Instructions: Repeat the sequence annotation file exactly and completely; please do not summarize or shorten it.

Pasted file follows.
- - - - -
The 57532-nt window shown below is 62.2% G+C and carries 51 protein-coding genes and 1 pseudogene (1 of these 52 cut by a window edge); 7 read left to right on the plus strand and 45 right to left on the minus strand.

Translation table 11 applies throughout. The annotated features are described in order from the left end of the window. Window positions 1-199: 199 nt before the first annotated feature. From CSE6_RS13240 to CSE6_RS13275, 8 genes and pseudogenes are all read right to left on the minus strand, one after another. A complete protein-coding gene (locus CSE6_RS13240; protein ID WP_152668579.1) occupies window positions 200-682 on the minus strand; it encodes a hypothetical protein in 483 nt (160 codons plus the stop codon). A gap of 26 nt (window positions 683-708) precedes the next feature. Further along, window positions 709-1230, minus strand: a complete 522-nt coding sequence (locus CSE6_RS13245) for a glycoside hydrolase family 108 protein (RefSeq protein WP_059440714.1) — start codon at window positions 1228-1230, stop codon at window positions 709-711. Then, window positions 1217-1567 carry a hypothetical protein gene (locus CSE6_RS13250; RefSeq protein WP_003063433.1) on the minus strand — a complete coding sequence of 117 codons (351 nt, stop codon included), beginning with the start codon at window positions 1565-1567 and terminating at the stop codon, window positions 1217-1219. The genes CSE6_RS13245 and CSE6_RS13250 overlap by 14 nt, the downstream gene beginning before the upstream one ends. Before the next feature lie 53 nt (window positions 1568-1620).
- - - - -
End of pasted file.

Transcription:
The 57532-nt window shown below is 62.2% G+C and carries 51 protein-coding genes and 1 pseudogene (1 of these 52 cut by a window edge); 7 read left to right on the plus strand and 45 right to left on the minus strand.

Translation table 11 applies throughout. The annotated features are described in order from the left end of the window. Window positions 1-199: 199 nt before the first annotated feature. From CSE6_RS13240 to CSE6_RS13275, 8 genes and pseudogenes are all read right to left on the minus strand, one after another. A complete protein-coding gene (locus CSE6_RS13240; protein ID WP_152668579.1) occupies window positions 200-682 on the minus strand; it encodes a hypothetical protein in 483 nt (160 codons plus the stop codon). A gap of 26 nt (window positions 683-708) precedes the next feature. Further along, window positions 709-1230, minus strand: a complete 522-nt coding sequence (locus CSE6_RS13245) for a glycoside hydrolase family 108 protein (RefSeq protein WP_059440714.1) — start codon at window positions 1228-1230, stop codon at window positions 709-711. Then, window positions 1217-1567 carry a hypothetical protein gene (locus CSE6_RS13250; RefSeq protein WP_003063433.1) on the minus strand — a complete coding sequence of 117 codons (351 nt, stop codon included), beginning with the start codon at window positions 1565-1567 and terminating at the stop codon, window positions 1217-1219. The genes CSE6_RS13245 and CSE6_RS13250 overlap by 14 nt, the downstream gene beginning before the upstream one ends. Before the next feature lie 53 nt (window positions 1568-1620).